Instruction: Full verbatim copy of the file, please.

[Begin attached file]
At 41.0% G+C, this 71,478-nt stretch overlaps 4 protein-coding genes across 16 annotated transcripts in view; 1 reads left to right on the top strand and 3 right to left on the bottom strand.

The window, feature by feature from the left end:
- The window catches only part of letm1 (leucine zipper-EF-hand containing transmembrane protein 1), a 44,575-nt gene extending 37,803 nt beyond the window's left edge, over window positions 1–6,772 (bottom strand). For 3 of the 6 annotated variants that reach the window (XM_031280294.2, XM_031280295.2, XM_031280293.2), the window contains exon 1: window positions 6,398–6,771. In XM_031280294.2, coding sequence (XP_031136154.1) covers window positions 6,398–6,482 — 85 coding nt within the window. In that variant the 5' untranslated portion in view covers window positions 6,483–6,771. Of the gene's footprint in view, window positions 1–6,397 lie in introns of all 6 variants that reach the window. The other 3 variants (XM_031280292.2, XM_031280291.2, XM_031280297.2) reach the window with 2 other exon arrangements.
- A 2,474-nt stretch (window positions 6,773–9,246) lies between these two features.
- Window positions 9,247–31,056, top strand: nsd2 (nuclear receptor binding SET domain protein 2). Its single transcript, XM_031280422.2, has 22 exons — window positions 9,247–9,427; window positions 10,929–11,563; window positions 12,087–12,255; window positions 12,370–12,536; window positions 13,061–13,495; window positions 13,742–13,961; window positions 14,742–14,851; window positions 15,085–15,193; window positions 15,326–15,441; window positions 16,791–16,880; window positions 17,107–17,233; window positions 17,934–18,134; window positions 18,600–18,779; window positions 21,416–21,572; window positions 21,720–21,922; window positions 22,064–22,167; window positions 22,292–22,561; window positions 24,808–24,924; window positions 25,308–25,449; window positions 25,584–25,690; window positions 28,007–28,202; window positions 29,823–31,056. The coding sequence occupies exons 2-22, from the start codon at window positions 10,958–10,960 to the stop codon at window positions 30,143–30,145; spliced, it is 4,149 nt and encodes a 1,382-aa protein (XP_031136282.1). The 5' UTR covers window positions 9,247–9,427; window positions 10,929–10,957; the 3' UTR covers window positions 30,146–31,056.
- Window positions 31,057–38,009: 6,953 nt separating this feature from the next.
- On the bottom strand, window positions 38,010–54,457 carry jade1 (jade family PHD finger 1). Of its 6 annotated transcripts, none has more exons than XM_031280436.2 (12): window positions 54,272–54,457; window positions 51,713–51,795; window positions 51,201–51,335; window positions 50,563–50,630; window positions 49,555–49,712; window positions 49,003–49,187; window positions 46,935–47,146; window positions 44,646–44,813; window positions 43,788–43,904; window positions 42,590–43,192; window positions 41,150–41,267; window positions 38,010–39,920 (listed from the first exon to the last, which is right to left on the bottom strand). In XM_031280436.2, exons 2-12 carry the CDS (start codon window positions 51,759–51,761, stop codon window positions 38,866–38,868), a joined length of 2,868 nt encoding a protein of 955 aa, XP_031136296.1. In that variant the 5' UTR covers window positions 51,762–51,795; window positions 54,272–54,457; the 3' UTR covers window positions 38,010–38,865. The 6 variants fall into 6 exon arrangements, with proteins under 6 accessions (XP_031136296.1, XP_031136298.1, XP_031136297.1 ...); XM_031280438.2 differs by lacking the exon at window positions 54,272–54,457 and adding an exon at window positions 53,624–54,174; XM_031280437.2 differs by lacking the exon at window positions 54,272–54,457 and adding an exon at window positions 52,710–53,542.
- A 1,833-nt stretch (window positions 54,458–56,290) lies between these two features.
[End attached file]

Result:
At 41.0% G+C, this 71,478-nt stretch overlaps 4 protein-coding genes across 16 annotated transcripts in view; 1 reads left to right on the top strand and 3 right to left on the bottom strand.

The window, feature by feature from the left end:
- The window catches only part of letm1 (leucine zipper-EF-hand containing transmembrane protein 1), a 44,575-nt gene extending 37,803 nt beyond the window's left edge, over window positions 1–6,772 (bottom strand). For 3 of the 6 annotated variants that reach the window (XM_031280294.2, XM_031280295.2, XM_031280293.2), the window contains exon 1: window positions 6,398–6,771. In XM_031280294.2, coding sequence (XP_031136154.1) covers window positions 6,398–6,482 — 85 coding nt within the window. In that variant the 5' untranslated portion in view covers window positions 6,483–6,771. Of the gene's footprint in view, window positions 1–6,397 lie in introns of all 6 variants that reach the window. The other 3 variants (XM_031280292.2, XM_031280291.2, XM_031280297.2) reach the window with 2 other exon arrangements.
- A 2,474-nt stretch (window positions 6,773–9,246) lies between these two features.
- Window positions 9,247–31,056, top strand: nsd2 (nuclear receptor binding SET domain protein 2). Its single transcript, XM_031280422.2, has 22 exons — window positions 9,247–9,427; window positions 10,929–11,563; window positions 12,087–12,255; window positions 12,370–12,536; window positions 13,061–13,495; window positions 13,742–13,961; window positions 14,742–14,851; window positions 15,085–15,193; window positions 15,326–15,441; window positions 16,791–16,880; window positions 17,107–17,233; window positions 17,934–18,134; window positions 18,600–18,779; window positions 21,416–21,572; window positions 21,720–21,922; window positions 22,064–22,167; window positions 22,292–22,561; window positions 24,808–24,924; window positions 25,308–25,449; window positions 25,584–25,690; window positions 28,007–28,202; window positions 29,823–31,056. The coding sequence occupies exons 2-22, from the start codon at window positions 10,958–10,960 to the stop codon at window positions 30,143–30,145; spliced, it is 4,149 nt and encodes a 1,382-aa protein (XP_031136282.1). The 5' UTR covers window positions 9,247–9,427; window positions 10,929–10,957; the 3' UTR covers window positions 30,146–31,056.
- Window positions 31,057–38,009: 6,953 nt separating this feature from the next.
- On the bottom strand, window positions 38,010–54,457 carry jade1 (jade family PHD finger 1). Of its 6 annotated transcripts, none has more exons than XM_031280436.2 (12): window positions 54,272–54,457; window positions 51,713–51,795; window positions 51,201–51,335; window positions 50,563–50,630; window positions 49,555–49,712; window positions 49,003–49,187; window positions 46,935–47,146; window positions 44,646–44,813; window positions 43,788–43,904; window positions 42,590–43,192; window positions 41,150–41,267; window positions 38,010–39,920 (listed from the first exon to the last, which is right to left on the bottom strand). In XM_031280436.2, exons 2-12 carry the CDS (start codon window positions 51,759–51,761, stop codon window positions 38,866–38,868), a joined length of 2,868 nt encoding a protein of 955 aa, XP_031136296.1. In that variant the 5' UTR covers window positions 51,762–51,795; window positions 54,272–54,457; the 3' UTR covers window positions 38,010–38,865. The 6 variants fall into 6 exon arrangements, with proteins under 6 accessions (XP_031136296.1, XP_031136298.1, XP_031136297.1 ...); XM_031280438.2 differs by lacking the exon at window positions 54,272–54,457 and adding an exon at window positions 53,624–54,174; XM_031280437.2 differs by lacking the exon at window positions 54,272–54,457 and adding an exon at window positions 52,710–53,542.
- A 1,833-nt stretch (window positions 54,458–56,290) lies between these two features.